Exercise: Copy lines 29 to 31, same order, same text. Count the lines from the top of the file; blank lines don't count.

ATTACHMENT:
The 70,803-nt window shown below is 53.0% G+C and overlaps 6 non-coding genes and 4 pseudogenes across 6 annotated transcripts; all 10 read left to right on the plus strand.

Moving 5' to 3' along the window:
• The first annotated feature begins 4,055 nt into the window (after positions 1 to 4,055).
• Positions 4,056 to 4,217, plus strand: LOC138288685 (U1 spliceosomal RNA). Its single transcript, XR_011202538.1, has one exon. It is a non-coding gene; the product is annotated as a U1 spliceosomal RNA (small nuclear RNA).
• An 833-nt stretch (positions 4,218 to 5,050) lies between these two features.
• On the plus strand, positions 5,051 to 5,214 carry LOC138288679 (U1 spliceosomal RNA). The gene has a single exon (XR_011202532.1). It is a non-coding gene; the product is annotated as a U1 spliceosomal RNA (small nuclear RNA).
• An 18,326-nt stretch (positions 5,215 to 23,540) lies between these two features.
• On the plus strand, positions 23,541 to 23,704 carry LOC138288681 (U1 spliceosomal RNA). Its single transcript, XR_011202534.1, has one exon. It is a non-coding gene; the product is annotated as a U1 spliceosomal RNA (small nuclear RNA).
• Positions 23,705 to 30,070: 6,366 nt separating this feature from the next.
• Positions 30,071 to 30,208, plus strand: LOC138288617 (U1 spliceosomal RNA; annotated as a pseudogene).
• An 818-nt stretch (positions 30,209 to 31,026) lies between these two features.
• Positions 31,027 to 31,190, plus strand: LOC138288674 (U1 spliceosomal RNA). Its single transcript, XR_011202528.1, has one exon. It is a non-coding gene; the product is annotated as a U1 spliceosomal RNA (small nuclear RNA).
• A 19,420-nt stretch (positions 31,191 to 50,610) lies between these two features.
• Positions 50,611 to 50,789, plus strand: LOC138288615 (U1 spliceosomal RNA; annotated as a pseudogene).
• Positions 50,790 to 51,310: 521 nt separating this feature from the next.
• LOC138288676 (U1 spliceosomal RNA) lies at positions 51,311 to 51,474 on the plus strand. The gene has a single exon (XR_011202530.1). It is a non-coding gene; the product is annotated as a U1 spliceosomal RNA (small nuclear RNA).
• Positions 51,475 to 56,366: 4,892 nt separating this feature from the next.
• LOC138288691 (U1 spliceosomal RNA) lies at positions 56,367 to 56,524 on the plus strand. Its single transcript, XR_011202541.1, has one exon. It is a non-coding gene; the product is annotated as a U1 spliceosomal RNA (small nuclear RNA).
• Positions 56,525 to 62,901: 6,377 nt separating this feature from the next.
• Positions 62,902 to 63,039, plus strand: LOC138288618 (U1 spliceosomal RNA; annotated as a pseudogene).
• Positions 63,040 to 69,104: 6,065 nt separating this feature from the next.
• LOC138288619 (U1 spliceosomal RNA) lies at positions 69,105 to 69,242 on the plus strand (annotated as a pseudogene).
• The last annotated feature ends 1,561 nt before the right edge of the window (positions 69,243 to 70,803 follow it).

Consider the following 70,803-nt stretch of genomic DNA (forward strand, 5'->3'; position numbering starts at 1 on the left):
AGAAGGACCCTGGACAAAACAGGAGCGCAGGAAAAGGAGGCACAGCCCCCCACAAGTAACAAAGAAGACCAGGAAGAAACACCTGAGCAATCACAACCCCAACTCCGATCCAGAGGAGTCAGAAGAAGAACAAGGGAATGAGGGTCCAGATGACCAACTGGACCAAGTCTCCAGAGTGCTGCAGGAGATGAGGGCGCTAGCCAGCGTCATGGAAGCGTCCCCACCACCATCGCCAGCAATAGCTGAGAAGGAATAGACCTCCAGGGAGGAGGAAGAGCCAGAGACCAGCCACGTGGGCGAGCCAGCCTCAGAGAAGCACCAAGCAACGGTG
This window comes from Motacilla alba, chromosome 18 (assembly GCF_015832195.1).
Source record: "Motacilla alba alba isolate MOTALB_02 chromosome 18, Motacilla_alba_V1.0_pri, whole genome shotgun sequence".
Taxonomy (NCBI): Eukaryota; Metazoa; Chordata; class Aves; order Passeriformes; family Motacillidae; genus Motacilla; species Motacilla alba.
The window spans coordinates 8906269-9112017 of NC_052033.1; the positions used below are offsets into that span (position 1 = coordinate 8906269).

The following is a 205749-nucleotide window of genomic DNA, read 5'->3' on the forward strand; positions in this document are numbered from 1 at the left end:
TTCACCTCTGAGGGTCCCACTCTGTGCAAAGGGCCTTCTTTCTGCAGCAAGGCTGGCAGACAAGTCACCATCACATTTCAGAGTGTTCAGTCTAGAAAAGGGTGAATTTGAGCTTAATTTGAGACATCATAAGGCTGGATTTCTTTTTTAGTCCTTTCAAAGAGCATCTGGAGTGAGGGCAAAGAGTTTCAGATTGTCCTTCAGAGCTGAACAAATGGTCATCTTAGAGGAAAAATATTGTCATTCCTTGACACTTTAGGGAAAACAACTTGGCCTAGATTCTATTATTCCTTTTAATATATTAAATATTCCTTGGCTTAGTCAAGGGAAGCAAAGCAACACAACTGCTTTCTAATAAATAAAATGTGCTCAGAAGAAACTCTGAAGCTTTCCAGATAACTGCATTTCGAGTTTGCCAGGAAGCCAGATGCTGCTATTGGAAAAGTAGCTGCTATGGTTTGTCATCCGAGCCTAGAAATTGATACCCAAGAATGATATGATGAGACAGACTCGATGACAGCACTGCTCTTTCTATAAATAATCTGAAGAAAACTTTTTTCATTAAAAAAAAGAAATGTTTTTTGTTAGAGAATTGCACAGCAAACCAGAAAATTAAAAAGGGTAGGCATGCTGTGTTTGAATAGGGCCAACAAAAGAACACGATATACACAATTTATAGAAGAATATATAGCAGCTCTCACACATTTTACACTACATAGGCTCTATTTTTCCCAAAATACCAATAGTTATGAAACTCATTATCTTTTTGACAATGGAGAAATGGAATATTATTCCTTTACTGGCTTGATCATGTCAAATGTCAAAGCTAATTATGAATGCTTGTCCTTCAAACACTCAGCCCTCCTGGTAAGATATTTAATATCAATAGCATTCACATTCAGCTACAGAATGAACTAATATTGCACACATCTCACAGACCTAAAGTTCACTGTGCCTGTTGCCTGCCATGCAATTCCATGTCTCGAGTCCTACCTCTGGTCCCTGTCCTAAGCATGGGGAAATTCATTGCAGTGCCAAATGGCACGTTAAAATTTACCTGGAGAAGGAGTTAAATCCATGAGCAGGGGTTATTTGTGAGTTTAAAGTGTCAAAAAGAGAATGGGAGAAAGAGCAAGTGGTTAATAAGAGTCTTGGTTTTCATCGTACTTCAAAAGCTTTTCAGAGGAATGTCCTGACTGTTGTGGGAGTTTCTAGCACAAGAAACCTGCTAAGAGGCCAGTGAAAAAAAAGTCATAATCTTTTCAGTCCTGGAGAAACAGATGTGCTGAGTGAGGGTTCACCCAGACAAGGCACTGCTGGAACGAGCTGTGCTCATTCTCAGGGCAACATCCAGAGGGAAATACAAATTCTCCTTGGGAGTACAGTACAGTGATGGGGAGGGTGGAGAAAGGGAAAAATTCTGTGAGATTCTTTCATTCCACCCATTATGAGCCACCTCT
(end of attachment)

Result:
The window spans coordinates 8906269-9112017 of NC_052033.1; the positions used below are offsets into that span (position 1 = coordinate 8906269).

The following is a 205749-nucleotide window of genomic DNA, read 5'->3' on the forward strand; positions in this document are numbered from 1 at the left end:
TTCACCTCTGAGGGTCCCACTCTGTGCAAAGGGCCTTCTTTCTGCAGCAAGGCTGGCAGACAAGTCACCATCACATTTCAGAGTGTTCAGTCTAGAAAAGGGTGAATTTGAGCTTAATTTGAGACATCATAAGGCTGGATTTCTTTTTTAGTCCTTTCAAAGAGCATCTGGAGTGAGGGCAAAGAGTTTCAGATTGTCCTTCAGAGCTGAACAAATGGTCATCTTAGAGGAAAAATATTGTCATTCCTTGACACTTTAGGGAAAACAACTTGGCCTAGATTCTATTATTCCTTTTAATATATTAAATATTCCTTGGCTTAGTCAAGGGAAGCAAAGCAACACAACTGCTTTCTAATAAATAAAATGTGCTCAGAAGAAACTCTGAAGCTTTCCAGATAACTGCATTTCGAGTTTGCCAGGAAGCCAGATGCTGCTATTGGAAAAGTAGCTGCTATGGTTTGTCATCCGAGCCTAGAAATTGATACCCAAGAATGATATGATGAGACAGACTCGATGACAGCACTGCTCTTTCTATAAATAATCTGAAGAAAACTTTTTTCATTAAAAAAAAGAAATGTTTTTTGTTAGAGAATTGCACAGCAAACCAGAAAATTAAAAAGGGTAGGCATGCTGTGTTTGAATAGGGCCAACAAAAGAACACGATATACACAATTTATAGAAGAATATATAGCAGCTCTCACACATTTTACACTACATAGGCTCTATTTTTCCCAAAATACCAATAGTTATGAAACTCATTATCTTTTTGACAATGGAGAAATGGAATATTATTCCTTTACTGGCTTGATCATGTCAAATGTCAAAGCTAATTATGAATGCTTGTCCTTCAAACACTCAGCCCTCCTGGTAAGATATTTAATATCAATAGCATTCACATTCAGCTACAGAATGAACTAATATTGCACACATCTCACAGACCTAAAGTTCACTGTGCCTGTTGCCTGCCATGCAATTCCATGTCTCGAGTCCTACCTCTGGTCCCTGTCCTAAGCATGGGGAAATTCATTGCAGTGCCAAATGGCACGTTAAAATTTACCTGGAGAAGGAGTTAAATCCATGAGCAGGGGTTATTTGTGAGTTTAAAGTGTCAAAAAGAGAATGGGAGAAAGAGCAAGTGGTTAATAAGAGTCTTGGTTTTCATCGTACTTCAAAAGCTTTTCAGAGGAATGTCCTGACTGTTGTGGGAGTTTCTAGCACAAGAAACCTGCTAAGAGGCCAGTGAAAAAAAAGTCATAATCTTTTCAGTCCTGGAGAAACAGATGTGCTGAGTGAGGGTTCACCCAGACAAGGCACTGCTGGAACGAGCTGTGCTCATTCTCAGGGCAACATCCAGAGGGAAATACAAATTCTCCTTGGGAGTACAGTACAGTGATGGGGAGGGTGGAGAAAGGGAAAAATTCTGTGAGATTCTTTCATTCCACCCATTATGAGCCACCTCT